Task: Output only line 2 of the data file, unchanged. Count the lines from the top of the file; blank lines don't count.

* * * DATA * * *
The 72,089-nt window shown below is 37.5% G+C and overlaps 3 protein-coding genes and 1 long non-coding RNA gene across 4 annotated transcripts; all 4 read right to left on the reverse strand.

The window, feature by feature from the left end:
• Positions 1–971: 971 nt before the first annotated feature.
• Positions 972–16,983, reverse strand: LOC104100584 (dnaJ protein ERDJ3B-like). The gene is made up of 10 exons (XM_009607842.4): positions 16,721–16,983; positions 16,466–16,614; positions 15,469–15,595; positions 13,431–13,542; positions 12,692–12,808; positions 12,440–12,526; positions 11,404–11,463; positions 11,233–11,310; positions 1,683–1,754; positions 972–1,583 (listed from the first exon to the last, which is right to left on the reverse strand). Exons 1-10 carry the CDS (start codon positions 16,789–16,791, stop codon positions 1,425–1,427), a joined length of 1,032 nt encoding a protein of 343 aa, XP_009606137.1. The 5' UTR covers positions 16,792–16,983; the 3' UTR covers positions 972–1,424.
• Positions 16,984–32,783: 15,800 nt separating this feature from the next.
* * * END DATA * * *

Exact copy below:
The window, feature by feature from the left end: